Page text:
Corvette Plans To Follow Porsche Into The Electric Passenger Car & SUV Market

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The Corvette brand is set to expand to include a 4-door car and an SUV, a move that mirrors the pivot Porsche made to cars and SUVs many years ago. The Cayenne was perhaps the smartest move Porsche ever made from a marketing point of view. The Cayenne and the Macan account for more sales every year than the rest of the Porsche model lineup combined. The 4-door Panamera also entices a lot of people to embrace the Porsche brand.

Last April, GM president Mark Reuss said in a LinkedIn post, “We will offer an electrified and a fully electric, Ultium-based Corvette in the future.” Fast forward to the recent General Motors Investors Day event where Reuss said a car based on the C8 Corvette chassis is in the offing. According to Autoblog, he told investors the car would arrive in 2025 and possess “incredible performance.”

Writing in Car and Driver this week, automotive industry sleuth Georg Karcher claims when the battery-electric Corvette debuts, probably in 2025, it will be based on GM’s Ultium platform and include two new models — a 4-door liftback á la the Porsche Taycan, and an SUV to match the Porsche Cayenne/Macan twins. He notes that Ferrari and Maserati are also jumping into the SUV space and that while the Corvette itself contributes little to The General’s bottom line, expanding the lineup to include 4-door cars and SUVs could provide it with a significant source of new revenue.

So what would these new Corvette models be like? Karcher says a source who has seen the prototypes in the flesh claims they are “copies of nothing” that encapsulate “emotional purity.” That’s all very nice, but where’s the beef?

It’s here. Karcher says the mechanical package includes battery packs with high energy density, superfast software, a patented cooling concept, staggered Lego-like topographic packaging (whatever that means), miniaturized componentry, ultra-efficient inverters, high revving electric motors, an 800 volt electrical system that provides up to 350 kW of charging power, a two speed transmission, brake by wire, multi-mode four wheel steering, and torque vectoring. Whew. That’s a lot of stuff. If it’s all true, Ferrari, Maserati, and Porsche better hope GM doesn’t plan to export these new Corvette variants to Europe.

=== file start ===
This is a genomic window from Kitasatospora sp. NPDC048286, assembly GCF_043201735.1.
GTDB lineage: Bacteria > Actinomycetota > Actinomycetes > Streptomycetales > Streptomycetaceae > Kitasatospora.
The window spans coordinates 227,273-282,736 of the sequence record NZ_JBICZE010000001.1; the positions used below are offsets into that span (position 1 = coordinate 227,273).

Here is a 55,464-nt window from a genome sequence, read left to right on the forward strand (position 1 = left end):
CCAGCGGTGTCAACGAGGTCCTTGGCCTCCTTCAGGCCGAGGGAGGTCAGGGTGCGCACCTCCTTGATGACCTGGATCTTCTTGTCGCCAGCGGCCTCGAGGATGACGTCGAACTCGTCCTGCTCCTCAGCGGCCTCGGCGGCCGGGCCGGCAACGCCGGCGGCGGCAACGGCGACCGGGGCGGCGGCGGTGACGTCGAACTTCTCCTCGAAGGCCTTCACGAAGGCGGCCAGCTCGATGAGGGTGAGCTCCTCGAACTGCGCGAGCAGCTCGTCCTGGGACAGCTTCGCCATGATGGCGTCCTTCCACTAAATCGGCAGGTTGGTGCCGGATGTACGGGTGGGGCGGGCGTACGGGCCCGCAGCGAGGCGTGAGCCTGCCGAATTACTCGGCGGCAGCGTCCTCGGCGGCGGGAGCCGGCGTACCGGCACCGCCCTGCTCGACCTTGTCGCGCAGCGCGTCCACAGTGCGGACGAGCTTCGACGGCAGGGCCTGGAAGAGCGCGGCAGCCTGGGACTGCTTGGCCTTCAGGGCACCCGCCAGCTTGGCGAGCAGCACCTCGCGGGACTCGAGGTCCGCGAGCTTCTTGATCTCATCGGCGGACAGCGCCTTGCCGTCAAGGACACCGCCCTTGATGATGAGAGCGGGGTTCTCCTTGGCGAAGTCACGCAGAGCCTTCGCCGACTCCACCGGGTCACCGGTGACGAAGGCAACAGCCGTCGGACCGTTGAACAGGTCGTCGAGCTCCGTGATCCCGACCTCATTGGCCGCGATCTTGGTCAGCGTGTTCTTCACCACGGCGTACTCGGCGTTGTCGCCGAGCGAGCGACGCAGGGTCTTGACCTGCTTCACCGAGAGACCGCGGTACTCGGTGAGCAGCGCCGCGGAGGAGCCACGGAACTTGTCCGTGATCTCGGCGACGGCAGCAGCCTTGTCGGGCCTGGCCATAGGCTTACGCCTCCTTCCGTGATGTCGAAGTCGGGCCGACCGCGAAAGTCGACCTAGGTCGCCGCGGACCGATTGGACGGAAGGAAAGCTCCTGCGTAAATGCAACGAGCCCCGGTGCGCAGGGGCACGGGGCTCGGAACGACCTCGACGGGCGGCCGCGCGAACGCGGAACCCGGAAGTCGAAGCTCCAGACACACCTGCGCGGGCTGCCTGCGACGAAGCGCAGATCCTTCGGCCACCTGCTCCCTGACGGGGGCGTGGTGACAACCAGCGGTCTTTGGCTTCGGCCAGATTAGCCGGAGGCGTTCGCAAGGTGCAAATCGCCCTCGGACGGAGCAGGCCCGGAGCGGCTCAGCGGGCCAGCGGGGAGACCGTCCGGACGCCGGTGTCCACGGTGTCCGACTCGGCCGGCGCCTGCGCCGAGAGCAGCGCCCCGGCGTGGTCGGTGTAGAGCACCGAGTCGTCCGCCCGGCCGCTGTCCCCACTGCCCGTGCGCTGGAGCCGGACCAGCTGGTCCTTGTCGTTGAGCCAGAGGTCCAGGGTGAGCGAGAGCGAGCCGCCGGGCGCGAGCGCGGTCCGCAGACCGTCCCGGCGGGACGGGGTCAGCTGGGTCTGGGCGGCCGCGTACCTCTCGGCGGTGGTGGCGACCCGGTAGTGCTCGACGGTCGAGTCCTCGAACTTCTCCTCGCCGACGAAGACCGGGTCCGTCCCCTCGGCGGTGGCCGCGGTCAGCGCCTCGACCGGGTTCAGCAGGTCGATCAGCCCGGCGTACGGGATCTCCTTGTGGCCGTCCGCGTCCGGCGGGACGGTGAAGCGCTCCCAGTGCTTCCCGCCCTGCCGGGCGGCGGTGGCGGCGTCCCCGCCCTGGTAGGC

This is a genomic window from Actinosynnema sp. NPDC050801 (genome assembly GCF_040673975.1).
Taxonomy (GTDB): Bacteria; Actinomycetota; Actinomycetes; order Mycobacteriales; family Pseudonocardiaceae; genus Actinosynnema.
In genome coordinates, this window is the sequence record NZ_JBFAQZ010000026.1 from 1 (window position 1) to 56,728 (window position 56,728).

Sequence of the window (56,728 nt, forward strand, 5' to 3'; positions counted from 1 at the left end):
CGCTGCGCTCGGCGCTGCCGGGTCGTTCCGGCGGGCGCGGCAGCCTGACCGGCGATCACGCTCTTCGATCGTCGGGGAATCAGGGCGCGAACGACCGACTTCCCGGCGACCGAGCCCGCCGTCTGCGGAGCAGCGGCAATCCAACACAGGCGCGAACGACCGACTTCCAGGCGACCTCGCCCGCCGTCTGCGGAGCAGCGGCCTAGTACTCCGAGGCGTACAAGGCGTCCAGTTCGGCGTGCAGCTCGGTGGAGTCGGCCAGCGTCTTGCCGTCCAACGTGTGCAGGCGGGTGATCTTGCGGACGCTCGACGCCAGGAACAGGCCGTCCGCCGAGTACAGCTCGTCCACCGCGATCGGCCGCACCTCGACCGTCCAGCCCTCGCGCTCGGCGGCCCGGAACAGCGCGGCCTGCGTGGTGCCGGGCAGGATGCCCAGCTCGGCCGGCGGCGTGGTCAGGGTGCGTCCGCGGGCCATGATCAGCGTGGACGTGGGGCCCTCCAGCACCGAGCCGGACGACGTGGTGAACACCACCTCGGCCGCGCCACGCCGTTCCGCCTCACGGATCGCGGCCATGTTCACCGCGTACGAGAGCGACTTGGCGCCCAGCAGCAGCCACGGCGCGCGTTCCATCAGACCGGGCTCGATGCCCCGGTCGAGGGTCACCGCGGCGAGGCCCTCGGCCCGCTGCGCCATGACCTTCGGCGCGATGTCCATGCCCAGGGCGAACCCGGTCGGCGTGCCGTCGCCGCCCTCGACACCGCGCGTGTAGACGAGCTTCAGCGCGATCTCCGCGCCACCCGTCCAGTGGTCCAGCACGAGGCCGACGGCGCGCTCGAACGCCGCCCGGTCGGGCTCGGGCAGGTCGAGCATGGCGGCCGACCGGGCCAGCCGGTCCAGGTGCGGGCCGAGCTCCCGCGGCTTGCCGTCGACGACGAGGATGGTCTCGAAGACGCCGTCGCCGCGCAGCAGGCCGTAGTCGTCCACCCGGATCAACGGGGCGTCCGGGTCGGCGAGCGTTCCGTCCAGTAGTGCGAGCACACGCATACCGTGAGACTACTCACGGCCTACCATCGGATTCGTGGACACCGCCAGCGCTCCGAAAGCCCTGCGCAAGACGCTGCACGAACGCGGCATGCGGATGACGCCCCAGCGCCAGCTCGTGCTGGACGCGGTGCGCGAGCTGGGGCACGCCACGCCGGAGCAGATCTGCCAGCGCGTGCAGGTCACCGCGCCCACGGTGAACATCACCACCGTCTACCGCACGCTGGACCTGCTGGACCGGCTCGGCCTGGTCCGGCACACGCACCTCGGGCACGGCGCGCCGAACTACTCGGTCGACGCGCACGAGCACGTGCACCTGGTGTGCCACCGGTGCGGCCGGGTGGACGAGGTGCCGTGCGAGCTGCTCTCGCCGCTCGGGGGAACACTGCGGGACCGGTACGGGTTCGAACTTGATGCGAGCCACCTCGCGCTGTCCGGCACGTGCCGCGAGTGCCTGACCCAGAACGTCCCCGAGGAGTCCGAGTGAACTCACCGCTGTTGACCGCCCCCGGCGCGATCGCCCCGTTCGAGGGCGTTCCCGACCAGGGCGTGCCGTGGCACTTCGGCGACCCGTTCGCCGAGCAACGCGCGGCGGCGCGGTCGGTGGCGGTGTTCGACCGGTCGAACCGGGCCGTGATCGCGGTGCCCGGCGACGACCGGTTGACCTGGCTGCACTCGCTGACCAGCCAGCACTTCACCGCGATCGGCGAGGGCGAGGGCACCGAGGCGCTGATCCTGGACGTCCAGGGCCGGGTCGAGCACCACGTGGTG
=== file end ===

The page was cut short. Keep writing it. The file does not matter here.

“The aim is not to beat Taycan and Cayenne at their own game but to create three American legends capable of breaking new ground by making the essence of Corvette scalable. To do so, that essence must at all times be in a state of progressive flux,” the source tells Karcher.

The Takeaway

People get mesmerized by brands. Drivers of the lowly Chevette could take pride in the fact that their cars were in some tenuous way connected to the mighty Corvette. It’s the “halo car” effect — using the glow of an aspirational vehicle to help increase sales of more ordinary models. We are sure the new cars with the Corvette badge on them will be great automobiles — for the privileged few.

In our heart of hearts, though, we wish American manufacturers would get over their love affair with electric cars that sell for OMG kinds of money and start putting some affordable electric cars in showrooms, cars that real drivers could afford to own. There is a critical shortage of batteries to drive the EV revolution forward and yet those precious batteries are being shoved into 150 kWh and 200 kWh battery packs to make toys for the wealthy.

Perhaps we are being too idealistic. Chevrolet does say it will introduce a new Equinox EV that starts at $30,000 next year and a new Blazer EV that starts at around $45,000, and it does have the Bolt twins that sell for under $30,000 available now. But its production targets are modest. We need more companies to bring mass market EVs to their showrooms. The Earth needs a break from combustion engine cars and trucks and the sooner the better.

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Steve Hanley

Steve writes about the interface between technology and sustainability from his home in Florida or anywhere else The Force may lead him. He is proud to be "woke" and doesn't really give a damn why the glass broke. He believes passionately in what Socrates said 3000 years ago: "The secret to change is to focus all of your energy not on fighting the old but on building the new."

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